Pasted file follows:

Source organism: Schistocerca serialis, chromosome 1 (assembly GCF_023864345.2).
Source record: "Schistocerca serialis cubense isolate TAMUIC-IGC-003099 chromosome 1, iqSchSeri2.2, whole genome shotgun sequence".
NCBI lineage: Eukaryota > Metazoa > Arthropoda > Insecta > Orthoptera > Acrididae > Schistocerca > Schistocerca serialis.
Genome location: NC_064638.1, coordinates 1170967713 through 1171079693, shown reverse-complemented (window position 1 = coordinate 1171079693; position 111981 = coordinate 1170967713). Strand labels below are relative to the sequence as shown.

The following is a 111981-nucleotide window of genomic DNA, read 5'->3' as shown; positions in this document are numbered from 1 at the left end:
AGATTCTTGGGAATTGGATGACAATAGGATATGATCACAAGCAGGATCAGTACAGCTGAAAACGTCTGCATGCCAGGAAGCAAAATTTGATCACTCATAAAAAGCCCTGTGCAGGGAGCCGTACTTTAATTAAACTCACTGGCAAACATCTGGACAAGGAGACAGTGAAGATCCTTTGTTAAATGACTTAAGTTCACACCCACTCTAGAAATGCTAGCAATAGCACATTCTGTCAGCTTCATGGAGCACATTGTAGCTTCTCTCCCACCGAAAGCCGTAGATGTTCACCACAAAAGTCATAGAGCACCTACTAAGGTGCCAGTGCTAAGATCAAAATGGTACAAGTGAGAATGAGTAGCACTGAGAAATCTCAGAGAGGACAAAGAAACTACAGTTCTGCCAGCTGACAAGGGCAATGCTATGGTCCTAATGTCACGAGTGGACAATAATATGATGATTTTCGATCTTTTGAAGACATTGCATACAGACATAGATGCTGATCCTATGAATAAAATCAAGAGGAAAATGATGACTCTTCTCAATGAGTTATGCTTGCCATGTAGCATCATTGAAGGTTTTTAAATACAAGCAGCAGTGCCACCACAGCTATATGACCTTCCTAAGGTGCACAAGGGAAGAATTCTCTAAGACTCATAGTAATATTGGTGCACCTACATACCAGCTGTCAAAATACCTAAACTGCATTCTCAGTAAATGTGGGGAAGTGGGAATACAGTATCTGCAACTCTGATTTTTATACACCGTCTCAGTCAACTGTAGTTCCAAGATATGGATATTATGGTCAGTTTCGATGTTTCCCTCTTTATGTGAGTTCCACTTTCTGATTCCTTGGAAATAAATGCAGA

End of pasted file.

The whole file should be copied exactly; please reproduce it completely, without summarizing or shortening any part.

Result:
Source organism: Schistocerca serialis, chromosome 1 (assembly GCF_023864345.2).
Source record: "Schistocerca serialis cubense isolate TAMUIC-IGC-003099 chromosome 1, iqSchSeri2.2, whole genome shotgun sequence".
NCBI lineage: Eukaryota > Metazoa > Arthropoda > Insecta > Orthoptera > Acrididae > Schistocerca > Schistocerca serialis.
Genome location: NC_064638.1, coordinates 1170967713 through 1171079693, shown reverse-complemented (window position 1 = coordinate 1171079693; position 111981 = coordinate 1170967713). Strand labels below are relative to the sequence as shown.

The following is a 111981-nucleotide window of genomic DNA, read 5'->3' as shown; positions in this document are numbered from 1 at the left end:
AGATTCTTGGGAATTGGATGACAATAGGATATGATCACAAGCAGGATCAGTACAGCTGAAAACGTCTGCATGCCAGGAAGCAAAATTTGATCACTCATAAAAAGCCCTGTGCAGGGAGCCGTACTTTAATTAAACTCACTGGCAAACATCTGGACAAGGAGACAGTGAAGATCCTTTGTTAAATGACTTAAGTTCACACCCACTCTAGAAATGCTAGCAATAGCACATTCTGTCAGCTTCATGGAGCACATTGTAGCTTCTCTCCCACCGAAAGCCGTAGATGTTCACCACAAAAGTCATAGAGCACCTACTAAGGTGCCAGTGCTAAGATCAAAATGGTACAAGTGAGAATGAGTAGCACTGAGAAATCTCAGAGAGGACAAAGAAACTACAGTTCTGCCAGCTGACAAGGGCAATGCTATGGTCCTAATGTCACGAGTGGACAATAATATGATGATTTTCGATCTTTTGAAGACATTGCATACAGACATAGATGCTGATCCTATGAATAAAATCAAGAGGAAAATGATGACTCTTCTCAATGAGTTATGCTTGCCATGTAGCATCATTGAAGGTTTTTAAATACAAGCAGCAGTGCCACCACAGCTATATGACCTTCCTAAGGTGCACAAGGGAAGAATTCTCTAAGACTCATAGTAATATTGGTGCACCTACATACCAGCTGTCAAAATACCTAAACTGCATTCTCAGTAAATGTGGGGAAGTGGGAATACAGTATCTGCAACTCTGATTTTTATACACCGTCTCAGTCAACTGTAGTTCCAAGATATGGATATTATGGTCAGTTTCGATGTTTCCCTCTTTATGTGAGTTCCACTTTCTGATTCCTTGGAAATAAATGCAGA